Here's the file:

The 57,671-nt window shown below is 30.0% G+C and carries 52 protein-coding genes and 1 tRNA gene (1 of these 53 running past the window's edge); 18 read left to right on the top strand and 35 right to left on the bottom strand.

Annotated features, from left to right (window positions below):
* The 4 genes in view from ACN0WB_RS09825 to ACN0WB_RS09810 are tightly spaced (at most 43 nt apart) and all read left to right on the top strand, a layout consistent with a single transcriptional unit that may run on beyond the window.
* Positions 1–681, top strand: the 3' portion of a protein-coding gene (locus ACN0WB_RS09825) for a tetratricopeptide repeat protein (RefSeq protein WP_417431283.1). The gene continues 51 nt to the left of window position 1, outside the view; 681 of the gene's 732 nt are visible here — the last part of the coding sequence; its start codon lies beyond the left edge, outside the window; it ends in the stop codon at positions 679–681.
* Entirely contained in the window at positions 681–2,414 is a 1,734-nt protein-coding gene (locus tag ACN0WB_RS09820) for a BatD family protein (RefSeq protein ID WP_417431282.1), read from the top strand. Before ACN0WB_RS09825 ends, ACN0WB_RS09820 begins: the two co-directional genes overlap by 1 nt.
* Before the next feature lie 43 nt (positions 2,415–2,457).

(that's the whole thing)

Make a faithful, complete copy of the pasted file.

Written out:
The 57,671-nt window shown below is 30.0% G+C and carries 52 protein-coding genes and 1 tRNA gene (1 of these 53 running past the window's edge); 18 read left to right on the top strand and 35 right to left on the bottom strand.

Annotated features, from left to right (window positions below):
* The 4 genes in view from ACN0WB_RS09825 to ACN0WB_RS09810 are tightly spaced (at most 43 nt apart) and all read left to right on the top strand, a layout consistent with a single transcriptional unit that may run on beyond the window.
* Positions 1–681, top strand: the 3' portion of a protein-coding gene (locus ACN0WB_RS09825) for a tetratricopeptide repeat protein (RefSeq protein WP_417431283.1). The gene continues 51 nt to the left of window position 1, outside the view; 681 of the gene's 732 nt are visible here — the last part of the coding sequence; its start codon lies beyond the left edge, outside the window; it ends in the stop codon at positions 679–681.
* Entirely contained in the window at positions 681–2,414 is a 1,734-nt protein-coding gene (locus tag ACN0WB_RS09820) for a BatD family protein (RefSeq protein ID WP_417431282.1), read from the top strand. Before ACN0WB_RS09825 ends, ACN0WB_RS09820 begins: the two co-directional genes overlap by 1 nt.
* Before the next feature lie 43 nt (positions 2,415–2,457).